Inequality as Public Policy
In a new paper, John Schmitt of the Center for Economic and Policy Research documents the deliberate public policy choices that have helped fuel rising levels of income inequality in the United States over the last 30 years. Argues Schmitt:
Each of the major policy initiatives of the last three decades claims to offer important efficiency advantages. The long decline in the inflation-adjusted value of the minimum wage was supposed to correct a distortion in the low-wage labor market. The deregulation (more accurately, re-regulation) of the airline, trucking, railway, financial, and telecommunications industries was supposed to lower consumer prices in those markets. The liberalization of foreign trade through a plethora of bilateral and multilateral trade agreements was similarly supposed to lower consumer prices on imported goods. The privatization of many federal, state, and local government functions – from school bus drivers to the administration of welfare policy and even much of the U.S. war in Iraq and Afghanistan – was supposed to lower the cost of government. The steady, policy-enabled, deterioration of unionization in the private sector – from over one-third of workers in the 1950s to about eight percent today – was supposed to improve the competitiveness of U.S. firms.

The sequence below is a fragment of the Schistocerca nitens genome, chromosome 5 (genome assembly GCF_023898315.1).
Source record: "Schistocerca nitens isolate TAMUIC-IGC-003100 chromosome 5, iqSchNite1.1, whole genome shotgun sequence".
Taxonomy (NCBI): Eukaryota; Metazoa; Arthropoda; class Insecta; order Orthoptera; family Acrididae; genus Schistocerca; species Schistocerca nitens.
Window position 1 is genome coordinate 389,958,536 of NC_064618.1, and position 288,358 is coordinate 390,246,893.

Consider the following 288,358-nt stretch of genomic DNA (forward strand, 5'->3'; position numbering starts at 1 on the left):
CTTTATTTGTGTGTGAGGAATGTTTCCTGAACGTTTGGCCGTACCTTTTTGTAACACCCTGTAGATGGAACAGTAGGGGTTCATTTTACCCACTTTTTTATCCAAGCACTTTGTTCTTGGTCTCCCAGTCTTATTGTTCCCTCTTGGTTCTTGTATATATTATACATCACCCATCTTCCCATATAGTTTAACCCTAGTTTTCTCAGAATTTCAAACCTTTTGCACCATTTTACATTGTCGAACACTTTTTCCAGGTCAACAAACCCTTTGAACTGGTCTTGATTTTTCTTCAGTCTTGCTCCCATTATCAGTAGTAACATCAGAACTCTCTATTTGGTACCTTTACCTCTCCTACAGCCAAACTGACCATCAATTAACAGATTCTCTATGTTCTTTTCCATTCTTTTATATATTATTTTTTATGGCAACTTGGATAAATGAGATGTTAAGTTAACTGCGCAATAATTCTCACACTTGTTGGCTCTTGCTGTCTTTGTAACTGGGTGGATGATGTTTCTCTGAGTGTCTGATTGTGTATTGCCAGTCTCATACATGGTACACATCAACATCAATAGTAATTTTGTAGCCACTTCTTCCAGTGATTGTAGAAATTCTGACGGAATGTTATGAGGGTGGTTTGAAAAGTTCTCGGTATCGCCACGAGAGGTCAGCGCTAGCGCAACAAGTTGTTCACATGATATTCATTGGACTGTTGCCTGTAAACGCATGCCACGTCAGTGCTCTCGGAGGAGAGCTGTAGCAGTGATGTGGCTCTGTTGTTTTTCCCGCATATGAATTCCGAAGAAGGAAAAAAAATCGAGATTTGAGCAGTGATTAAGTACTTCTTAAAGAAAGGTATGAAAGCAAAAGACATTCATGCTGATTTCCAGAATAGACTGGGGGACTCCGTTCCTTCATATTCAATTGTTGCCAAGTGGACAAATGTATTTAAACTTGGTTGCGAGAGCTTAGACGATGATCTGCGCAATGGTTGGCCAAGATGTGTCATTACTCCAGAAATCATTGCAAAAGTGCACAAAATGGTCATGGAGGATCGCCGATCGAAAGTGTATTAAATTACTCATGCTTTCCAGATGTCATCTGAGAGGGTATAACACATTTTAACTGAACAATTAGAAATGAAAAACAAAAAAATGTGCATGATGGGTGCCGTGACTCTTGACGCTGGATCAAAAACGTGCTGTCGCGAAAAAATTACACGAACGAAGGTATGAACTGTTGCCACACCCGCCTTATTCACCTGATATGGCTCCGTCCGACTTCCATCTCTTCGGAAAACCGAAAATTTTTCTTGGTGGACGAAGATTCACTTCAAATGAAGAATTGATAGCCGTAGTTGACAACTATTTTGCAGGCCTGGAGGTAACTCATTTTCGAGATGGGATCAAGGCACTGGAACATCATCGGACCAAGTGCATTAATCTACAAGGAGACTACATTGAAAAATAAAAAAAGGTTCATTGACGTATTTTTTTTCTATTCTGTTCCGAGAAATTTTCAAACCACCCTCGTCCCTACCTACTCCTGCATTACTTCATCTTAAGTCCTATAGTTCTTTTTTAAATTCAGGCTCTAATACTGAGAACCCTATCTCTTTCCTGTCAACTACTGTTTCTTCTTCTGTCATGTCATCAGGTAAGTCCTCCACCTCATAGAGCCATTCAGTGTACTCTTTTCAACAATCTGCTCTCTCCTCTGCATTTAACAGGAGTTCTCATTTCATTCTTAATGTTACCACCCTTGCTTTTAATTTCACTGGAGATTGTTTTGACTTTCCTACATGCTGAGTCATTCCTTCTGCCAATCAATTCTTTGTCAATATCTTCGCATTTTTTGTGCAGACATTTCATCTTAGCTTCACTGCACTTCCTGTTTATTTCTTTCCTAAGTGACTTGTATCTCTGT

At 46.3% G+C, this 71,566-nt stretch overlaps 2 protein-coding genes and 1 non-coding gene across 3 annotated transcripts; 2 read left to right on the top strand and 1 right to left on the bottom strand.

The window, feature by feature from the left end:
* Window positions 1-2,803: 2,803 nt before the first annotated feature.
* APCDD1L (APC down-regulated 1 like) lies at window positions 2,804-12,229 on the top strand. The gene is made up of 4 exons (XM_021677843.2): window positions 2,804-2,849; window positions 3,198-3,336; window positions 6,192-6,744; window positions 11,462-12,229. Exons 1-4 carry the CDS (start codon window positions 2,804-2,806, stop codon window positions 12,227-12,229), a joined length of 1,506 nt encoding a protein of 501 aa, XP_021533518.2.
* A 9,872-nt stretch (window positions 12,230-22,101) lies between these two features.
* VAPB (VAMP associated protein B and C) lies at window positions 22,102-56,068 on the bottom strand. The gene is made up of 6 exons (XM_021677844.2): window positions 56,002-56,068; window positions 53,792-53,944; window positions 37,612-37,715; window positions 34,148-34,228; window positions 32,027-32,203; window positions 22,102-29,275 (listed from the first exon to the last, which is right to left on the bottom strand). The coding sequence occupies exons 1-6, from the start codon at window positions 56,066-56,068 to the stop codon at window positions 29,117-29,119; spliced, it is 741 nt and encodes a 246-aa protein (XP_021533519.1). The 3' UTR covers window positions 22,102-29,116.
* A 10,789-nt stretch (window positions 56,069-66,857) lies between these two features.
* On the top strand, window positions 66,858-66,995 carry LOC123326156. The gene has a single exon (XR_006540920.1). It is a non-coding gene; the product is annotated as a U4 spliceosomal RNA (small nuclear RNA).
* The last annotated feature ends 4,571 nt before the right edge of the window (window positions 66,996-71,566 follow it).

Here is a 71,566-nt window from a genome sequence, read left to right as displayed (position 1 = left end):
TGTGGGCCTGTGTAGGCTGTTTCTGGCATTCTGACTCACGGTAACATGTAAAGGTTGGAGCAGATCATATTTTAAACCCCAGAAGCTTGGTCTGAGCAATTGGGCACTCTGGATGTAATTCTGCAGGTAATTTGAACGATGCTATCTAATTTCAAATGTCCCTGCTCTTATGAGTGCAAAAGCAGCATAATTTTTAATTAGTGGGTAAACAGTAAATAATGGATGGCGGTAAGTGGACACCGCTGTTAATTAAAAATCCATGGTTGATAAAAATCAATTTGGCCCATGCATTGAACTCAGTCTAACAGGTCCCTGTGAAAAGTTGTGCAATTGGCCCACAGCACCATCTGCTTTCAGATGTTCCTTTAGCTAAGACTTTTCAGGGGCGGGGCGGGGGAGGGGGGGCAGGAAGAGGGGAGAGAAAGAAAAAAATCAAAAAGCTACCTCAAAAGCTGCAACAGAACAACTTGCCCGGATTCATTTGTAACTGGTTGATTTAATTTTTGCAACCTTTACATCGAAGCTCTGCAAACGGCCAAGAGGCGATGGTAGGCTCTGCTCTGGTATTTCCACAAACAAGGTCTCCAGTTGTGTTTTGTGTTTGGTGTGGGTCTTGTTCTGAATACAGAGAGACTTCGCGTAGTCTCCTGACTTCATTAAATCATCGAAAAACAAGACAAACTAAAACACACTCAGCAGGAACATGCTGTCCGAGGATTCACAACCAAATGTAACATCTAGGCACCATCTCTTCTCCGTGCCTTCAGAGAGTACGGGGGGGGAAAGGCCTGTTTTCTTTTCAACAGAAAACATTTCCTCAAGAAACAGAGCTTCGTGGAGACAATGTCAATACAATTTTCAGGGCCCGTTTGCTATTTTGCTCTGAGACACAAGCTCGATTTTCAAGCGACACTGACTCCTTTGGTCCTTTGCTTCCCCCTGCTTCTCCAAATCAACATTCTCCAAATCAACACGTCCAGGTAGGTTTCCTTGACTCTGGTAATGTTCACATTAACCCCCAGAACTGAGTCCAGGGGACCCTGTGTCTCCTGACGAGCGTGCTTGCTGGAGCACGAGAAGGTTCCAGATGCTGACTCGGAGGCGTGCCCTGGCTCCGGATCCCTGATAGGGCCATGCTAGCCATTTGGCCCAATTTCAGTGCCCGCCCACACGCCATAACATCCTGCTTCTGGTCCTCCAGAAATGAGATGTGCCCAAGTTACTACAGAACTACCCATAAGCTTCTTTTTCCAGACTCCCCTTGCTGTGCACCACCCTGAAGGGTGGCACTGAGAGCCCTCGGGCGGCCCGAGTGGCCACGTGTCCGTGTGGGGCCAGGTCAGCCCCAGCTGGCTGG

These policies, sold as ways to enhance national efficiency, however, also have another common thread. They all work to lower the bargaining power of workers relative to their employers. In many cases, the alleged efficiency gains have not materialized. In every case, the negative impact on workers has been obvious and substantial.